Reduced delay of gratification and effortful control among young children with autism spectrum disorders.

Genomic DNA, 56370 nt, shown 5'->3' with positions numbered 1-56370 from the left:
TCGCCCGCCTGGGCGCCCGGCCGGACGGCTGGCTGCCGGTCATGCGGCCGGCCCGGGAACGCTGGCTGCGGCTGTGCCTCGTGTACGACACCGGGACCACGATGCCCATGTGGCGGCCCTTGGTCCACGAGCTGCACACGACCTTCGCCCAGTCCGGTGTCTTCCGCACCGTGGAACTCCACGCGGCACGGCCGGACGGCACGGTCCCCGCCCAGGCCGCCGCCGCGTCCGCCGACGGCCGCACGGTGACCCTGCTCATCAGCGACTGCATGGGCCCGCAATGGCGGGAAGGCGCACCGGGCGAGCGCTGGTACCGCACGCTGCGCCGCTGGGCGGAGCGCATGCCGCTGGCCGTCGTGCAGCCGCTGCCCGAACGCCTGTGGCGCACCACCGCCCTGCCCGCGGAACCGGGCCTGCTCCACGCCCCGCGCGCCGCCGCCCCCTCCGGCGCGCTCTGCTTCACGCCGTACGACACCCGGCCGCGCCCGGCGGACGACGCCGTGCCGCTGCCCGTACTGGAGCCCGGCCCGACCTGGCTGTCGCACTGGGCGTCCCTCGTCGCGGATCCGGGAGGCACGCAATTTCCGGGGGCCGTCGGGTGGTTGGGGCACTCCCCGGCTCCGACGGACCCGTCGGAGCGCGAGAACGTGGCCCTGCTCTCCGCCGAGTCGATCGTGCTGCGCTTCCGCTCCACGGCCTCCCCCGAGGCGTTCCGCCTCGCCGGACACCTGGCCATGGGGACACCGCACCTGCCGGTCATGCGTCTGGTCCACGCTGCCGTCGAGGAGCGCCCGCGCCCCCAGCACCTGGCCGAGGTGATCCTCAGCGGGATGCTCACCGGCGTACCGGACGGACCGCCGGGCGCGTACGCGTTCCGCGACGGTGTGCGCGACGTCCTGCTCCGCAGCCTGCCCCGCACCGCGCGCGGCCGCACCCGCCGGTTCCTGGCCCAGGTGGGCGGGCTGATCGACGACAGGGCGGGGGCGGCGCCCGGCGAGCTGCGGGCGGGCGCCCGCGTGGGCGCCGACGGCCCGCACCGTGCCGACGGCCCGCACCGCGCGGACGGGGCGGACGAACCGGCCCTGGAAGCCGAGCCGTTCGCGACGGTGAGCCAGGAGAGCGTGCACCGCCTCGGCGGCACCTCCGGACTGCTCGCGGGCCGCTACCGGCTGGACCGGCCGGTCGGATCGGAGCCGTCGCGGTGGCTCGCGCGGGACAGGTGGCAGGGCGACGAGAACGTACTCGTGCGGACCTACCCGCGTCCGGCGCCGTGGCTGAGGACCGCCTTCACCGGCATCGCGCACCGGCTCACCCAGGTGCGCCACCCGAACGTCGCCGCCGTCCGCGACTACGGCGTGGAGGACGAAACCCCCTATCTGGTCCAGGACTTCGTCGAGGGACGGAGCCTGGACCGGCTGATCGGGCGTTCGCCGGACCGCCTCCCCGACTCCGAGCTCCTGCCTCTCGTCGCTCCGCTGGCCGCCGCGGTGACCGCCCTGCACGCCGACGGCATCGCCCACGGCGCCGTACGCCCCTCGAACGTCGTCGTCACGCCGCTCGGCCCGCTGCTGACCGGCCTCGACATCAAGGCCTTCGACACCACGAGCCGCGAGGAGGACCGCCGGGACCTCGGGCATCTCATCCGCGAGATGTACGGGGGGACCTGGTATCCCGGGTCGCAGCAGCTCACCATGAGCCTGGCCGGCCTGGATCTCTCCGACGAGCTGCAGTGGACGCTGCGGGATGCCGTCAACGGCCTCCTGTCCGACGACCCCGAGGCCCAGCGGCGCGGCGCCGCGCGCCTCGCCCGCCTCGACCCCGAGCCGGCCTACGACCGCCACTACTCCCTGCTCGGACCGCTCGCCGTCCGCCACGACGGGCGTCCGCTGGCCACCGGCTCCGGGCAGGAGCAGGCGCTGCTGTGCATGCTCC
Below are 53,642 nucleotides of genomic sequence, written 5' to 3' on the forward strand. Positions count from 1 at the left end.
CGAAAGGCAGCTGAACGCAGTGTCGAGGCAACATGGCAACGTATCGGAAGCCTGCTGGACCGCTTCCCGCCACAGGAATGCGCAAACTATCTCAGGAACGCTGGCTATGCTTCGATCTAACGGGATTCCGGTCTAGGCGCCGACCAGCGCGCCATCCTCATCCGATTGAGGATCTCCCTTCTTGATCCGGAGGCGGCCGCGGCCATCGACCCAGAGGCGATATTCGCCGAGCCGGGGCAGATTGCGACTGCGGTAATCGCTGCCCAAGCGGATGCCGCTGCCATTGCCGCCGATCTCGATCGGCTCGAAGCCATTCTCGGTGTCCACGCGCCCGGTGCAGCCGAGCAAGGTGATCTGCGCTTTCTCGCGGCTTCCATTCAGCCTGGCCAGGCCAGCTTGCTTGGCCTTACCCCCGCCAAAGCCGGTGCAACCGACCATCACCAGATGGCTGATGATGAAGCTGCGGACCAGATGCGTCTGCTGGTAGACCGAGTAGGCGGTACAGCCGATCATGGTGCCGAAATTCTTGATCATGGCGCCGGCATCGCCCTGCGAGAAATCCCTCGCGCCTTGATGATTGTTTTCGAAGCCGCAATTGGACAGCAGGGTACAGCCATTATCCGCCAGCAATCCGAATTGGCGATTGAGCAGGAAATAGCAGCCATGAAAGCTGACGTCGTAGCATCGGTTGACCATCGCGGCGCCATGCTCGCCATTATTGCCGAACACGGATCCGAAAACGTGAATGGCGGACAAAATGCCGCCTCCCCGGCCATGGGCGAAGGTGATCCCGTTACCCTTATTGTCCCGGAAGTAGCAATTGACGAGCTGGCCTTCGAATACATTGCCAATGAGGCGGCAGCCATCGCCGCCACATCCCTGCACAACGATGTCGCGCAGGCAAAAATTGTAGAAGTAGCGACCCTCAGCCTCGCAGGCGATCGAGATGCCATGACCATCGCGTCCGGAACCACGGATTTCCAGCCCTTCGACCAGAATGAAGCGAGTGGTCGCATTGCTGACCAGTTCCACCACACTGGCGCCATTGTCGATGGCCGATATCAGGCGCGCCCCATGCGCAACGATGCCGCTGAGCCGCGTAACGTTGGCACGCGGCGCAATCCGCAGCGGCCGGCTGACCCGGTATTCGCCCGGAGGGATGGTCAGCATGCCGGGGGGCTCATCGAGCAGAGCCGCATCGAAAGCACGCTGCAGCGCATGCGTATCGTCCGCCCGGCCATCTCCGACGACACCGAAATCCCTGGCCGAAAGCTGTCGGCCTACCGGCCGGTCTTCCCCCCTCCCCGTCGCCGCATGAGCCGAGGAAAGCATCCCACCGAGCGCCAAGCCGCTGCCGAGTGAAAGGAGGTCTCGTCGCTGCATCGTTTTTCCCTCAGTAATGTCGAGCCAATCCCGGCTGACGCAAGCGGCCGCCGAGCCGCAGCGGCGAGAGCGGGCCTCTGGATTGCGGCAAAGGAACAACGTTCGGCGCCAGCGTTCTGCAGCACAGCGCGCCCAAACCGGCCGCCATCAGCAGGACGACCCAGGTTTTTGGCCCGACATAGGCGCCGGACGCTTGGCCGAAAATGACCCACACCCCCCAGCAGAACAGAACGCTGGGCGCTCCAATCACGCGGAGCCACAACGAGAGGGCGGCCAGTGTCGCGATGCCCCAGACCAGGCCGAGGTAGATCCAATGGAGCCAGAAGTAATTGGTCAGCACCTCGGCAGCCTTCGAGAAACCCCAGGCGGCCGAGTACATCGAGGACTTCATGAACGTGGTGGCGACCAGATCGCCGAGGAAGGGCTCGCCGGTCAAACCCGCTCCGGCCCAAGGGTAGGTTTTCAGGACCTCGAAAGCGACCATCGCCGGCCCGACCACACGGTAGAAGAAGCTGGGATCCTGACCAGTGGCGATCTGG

We explored internal control of behavior using direct observation and parent report. Previous research has found that both the delay of gratification task and parent-reported effortful control predict later social ability and more positive outcomes in typically developing children. Children with autism spectrum disorder have previously been reported to have reduced effortful control, whereas delay of gratification ability has not been tested in a group with autism spectrum disorder. The current study compared 21 children with autism spectrum disorder and 21 typically developing children between 6 and 7 years of age-all of whom had cognitive ability at or above the average range. Children with autism spectrum disorder were less able to delay gratification, and their parents reported significantly reduced effortful control; however, scores on these measures were unrelated within the group with autism spectrum disorder. Among the children with autism spectrum disorder, lower effortful control was associated with more severe clinician-observed social symptoms.
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